The early announcement that Matthew Elliott, head of the radical right-wing group The TaxPayers’ Alliance, would be heading the “No” campaign, has led most mainstream commentators to the lazy assumption that the opponents of reform are far ahead in terms of strategy and organisation. Elliott, of course, enjoys a fearsome reputation for his success in getting the low-tax, anti-state message favoured by the group’s wealthy backers into the media, and the TPA can justifiably boast of their influence over Tory policy.
This bonfire weekend, the contrast between the two campaigns couldn’t be starker. The No campaign has drawn on the resources of its wealthy backers – people who have most to gain from the status quo – to fund a new video and a series of online ads designed to sow anger and confusion.But this referendum isn’t going to be won or lost in the column inches of the Daily Mail, much less the dining rooms of Notting Hill. Come May 5th, it’ll be the people who decide whether they want change – and there are many hundreds who are already mobilising to achieve it.
The video asks what are the “burning issues” for you this bonfire weekend, before pointing out that “cuts”, “jobs”, “schools” and “hospitals” are being ignored for a referendum on the Alternative Vote. It is striking how there is zero discussion of the issues raised by electoral reform in the video. Instead, the focus is solely on the alleged cost of the referendum.
This, then, is how the No campaign will be playing it. With easy populist slogans, designed to spread confusion and exploit popular anger at the cuts. The irony, of course, is that the message comes from a mixture of Tories and TPA luminaries, people who have done more than anyone else to further the government’s cuts agenda. And make no mistake, they take the very opposite view of the cuts to the one implied by this video. They know that they have every reason to fear democracy.
As a researcher at the fellow right-wing think tank, the Institute of Economic Affairs (IEA), put it in a moment of remarkable candour, AV is “not a good way to elect Members of Parliament who will support radical free-market economic reforms”, since this system requires politicians to build a broad base of support and attract second and third preferences and this is likely to disadvantage free marketeers whose views enjoy limited popularity.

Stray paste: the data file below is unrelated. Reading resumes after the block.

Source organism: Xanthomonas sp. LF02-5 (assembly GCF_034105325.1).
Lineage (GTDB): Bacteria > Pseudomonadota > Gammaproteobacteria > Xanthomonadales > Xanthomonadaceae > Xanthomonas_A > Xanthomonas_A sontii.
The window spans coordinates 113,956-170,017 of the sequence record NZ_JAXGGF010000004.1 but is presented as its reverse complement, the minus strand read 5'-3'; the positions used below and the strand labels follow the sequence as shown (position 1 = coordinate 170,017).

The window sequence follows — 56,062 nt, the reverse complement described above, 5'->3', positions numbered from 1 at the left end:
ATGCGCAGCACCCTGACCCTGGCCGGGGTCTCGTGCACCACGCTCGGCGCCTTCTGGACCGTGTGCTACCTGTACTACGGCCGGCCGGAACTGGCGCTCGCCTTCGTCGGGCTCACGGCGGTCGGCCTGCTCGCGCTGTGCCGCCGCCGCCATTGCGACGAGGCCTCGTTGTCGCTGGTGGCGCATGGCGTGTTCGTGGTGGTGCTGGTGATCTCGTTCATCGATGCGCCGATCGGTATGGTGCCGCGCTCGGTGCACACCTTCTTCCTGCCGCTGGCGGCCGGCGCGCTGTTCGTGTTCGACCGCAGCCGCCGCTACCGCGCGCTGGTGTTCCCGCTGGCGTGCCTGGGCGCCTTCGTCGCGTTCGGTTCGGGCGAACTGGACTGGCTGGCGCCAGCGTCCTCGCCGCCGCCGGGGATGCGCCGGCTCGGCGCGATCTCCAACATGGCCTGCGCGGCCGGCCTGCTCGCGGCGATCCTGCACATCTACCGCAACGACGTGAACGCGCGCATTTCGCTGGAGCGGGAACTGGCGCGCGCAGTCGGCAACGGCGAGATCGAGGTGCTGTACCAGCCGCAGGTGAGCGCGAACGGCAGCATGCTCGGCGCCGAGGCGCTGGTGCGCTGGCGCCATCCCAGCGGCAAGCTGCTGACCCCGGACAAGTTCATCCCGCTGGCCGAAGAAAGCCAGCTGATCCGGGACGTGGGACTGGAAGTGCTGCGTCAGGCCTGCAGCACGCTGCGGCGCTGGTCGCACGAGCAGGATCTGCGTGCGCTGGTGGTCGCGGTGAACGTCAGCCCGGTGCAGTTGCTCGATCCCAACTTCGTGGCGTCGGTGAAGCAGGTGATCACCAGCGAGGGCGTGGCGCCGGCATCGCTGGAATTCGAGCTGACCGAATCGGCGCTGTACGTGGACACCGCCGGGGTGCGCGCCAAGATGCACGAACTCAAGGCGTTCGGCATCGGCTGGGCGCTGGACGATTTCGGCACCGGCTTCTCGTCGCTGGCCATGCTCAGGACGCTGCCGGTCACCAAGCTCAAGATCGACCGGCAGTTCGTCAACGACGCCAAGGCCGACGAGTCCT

Whilst the No campaign remains fixated by pushing its negative agenda into the Westminster media, the Yes campaign has been quietly putting in place an experienced team, with a mixture of Liberal Democrats, Labour, and non-aligned figures in senior positions, including John Sharkey, formerly of Saatchi and Saatchi, Paul Sinclair, a former advisor to Gordon Brown, and Katie Ghose, the new director of the Electoral Reform Society.
The Yes to fairer votes site launches this week. In contrast to the dull oppressive shades of the No campaign’s site, it is clear, bright and colourful, and focuses on the grassroots nature of the campaign with ways in which people can get involved. There is now a network of determined activists across the country that has grown steadily since the extraordinary outpouring of energy during thepurple “fair votes” protests back in May.
They are ready to take the fight for reform to the country, turning every town, street and doorstep purple. This weekend more than 50 fairer votes launch events are taking place in communities from Watford, to Manchester, to Aberdeen, all organised by local Yes campaign volunteers. You can find one in your area using the Take Back Parliament site, and perhaps pop down and enjoy some firework as well.
It’s the difference between an authentic grassroots mobilisation and pseudo-radical astro-turfing designed to preserve the status quo. With six months to go, the different approaches of the two campaigns are very much on display.
This post originally appeared in Left Foot Forward.
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